Some people want the novelty, the certainty, the feeling of ‘community’ that results in everyone making the same decision regardless of technical soundness. Frameworks are for them, because they trust in the collective institution of Everyone Else to back them up when there’s a problem.
Others are closer to technical DIY types, who want the increased responsibility, and autonomy that frameworkless-ness brings to the table.
Two other dynamics worth discussing:
the huge number of novice users: these create the demand for magic frameworks. They’re typically devs who have 1-3 years experience but lack the understanding to realize a framework will not fix their lack of understanding. Though they don’t know a lot, they collectively wield the attention of a chunk of industry that is hellbent on ‘relevance.’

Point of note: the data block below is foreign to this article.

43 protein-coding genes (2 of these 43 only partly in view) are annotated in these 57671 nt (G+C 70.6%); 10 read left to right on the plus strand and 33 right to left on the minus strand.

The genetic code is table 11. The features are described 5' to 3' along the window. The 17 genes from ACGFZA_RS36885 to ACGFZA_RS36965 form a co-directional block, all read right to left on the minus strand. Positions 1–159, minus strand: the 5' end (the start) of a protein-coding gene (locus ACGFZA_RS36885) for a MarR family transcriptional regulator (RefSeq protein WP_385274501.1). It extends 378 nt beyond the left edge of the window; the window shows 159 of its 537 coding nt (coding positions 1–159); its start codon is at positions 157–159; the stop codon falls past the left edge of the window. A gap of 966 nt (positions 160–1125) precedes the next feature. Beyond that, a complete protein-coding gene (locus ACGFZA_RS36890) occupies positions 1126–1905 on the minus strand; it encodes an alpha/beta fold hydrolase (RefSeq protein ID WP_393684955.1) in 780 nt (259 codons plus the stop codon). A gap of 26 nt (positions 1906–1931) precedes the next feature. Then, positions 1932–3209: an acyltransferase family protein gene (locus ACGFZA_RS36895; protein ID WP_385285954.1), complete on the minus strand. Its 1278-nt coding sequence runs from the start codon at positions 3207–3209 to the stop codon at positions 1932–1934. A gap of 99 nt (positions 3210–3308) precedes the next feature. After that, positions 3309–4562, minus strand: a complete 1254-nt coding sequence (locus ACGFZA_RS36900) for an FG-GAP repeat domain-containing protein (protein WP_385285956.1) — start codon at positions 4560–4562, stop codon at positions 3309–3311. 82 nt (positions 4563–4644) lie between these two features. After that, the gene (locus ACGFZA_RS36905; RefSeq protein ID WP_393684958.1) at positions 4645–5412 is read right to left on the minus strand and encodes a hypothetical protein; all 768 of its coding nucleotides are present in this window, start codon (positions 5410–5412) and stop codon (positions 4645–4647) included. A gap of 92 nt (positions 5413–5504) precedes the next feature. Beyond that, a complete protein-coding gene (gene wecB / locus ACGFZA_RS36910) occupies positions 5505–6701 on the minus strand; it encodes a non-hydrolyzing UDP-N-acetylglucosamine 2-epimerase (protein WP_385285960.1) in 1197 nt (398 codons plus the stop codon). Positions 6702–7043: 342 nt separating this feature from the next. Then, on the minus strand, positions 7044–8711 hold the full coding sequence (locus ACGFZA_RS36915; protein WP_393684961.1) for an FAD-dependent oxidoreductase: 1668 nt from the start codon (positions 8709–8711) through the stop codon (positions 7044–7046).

social incentives to create frameworks: conference talks, Github stars, Twitter followers (eInternet Points).
The only real way to fix this is to prevent juniors from influencing industry as much as they do. So long as we regard HN as a bastion of technical knowledge, this will not change.
It’s stunningly rare to work on a software problem that is well-understood.
Being able to churn out a working prototype in a week (and have users) is a huge boon to understanding the problem-space. Magic frameworks are really, really good at helping you do that.
But how often are they discarded when past the prototyping phase?